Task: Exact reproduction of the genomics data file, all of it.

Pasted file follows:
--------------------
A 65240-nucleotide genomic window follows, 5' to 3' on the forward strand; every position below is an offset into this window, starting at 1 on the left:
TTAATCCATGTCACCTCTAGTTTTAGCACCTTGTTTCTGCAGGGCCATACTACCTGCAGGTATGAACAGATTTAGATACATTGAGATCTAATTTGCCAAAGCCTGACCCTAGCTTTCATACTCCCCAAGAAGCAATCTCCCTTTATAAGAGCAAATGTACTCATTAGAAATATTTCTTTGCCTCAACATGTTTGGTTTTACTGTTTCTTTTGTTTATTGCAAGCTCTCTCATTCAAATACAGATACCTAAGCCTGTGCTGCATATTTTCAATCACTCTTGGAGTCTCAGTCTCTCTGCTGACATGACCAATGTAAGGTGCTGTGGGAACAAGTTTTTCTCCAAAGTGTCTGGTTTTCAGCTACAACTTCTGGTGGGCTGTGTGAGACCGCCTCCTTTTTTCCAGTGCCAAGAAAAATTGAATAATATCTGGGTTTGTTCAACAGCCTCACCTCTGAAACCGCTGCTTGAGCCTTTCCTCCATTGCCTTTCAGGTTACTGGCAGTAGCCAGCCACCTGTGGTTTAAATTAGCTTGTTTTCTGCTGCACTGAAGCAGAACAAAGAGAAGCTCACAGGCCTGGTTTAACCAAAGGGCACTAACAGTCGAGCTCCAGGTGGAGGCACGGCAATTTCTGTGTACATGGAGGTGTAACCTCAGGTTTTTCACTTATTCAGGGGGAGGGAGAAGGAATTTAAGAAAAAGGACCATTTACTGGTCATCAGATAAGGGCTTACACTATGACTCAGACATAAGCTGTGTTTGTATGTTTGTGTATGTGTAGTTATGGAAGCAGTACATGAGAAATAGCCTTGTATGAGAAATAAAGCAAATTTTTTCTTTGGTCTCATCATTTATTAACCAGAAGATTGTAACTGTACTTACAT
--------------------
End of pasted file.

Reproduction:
A 65240-nucleotide genomic window follows, 5' to 3' on the forward strand; every position below is an offset into this window, starting at 1 on the left:
TTAATCCATGTCACCTCTAGTTTTAGCACCTTGTTTCTGCAGGGCCATACTACCTGCAGGTATGAACAGATTTAGATACATTGAGATCTAATTTGCCAAAGCCTGACCCTAGCTTTCATACTCCCCAAGAAGCAATCTCCCTTTATAAGAGCAAATGTACTCATTAGAAATATTTCTTTGCCTCAACATGTTTGGTTTTACTGTTTCTTTTGTTTATTGCAAGCTCTCTCATTCAAATACAGATACCTAAGCCTGTGCTGCATATTTTCAATCACTCTTGGAGTCTCAGTCTCTCTGCTGACATGACCAATGTAAGGTGCTGTGGGAACAAGTTTTTCTCCAAAGTGTCTGGTTTTCAGCTACAACTTCTGGTGGGCTGTGTGAGACCGCCTCCTTTTTTCCAGTGCCAAGAAAAATTGAATAATATCTGGGTTTGTTCAACAGCCTCACCTCTGAAACCGCTGCTTGAGCCTTTCCTCCATTGCCTTTCAGGTTACTGGCAGTAGCCAGCCACCTGTGGTTTAAATTAGCTTGTTTTCTGCTGCACTGAAGCAGAACAAAGAGAAGCTCACAGGCCTGGTTTAACCAAAGGGCACTAACAGTCGAGCTCCAGGTGGAGGCACGGCAATTTCTGTGTACATGGAGGTGTAACCTCAGGTTTTTCACTTATTCAGGGGGAGGGAGAAGGAATTTAAGAAAAAGGACCATTTACTGGTCATCAGATAAGGGCTTACACTATGACTCAGACATAAGCTGTGTTTGTATGTTTGTGTATGTGTAGTTATGGAAGCAGTACATGAGAAATAGCCTTGTATGAGAAATAAAGCAAATTTTTTCTTTGGTCTCATCATTTATTAACCAGAAGATTGTAACTGTACTTACAT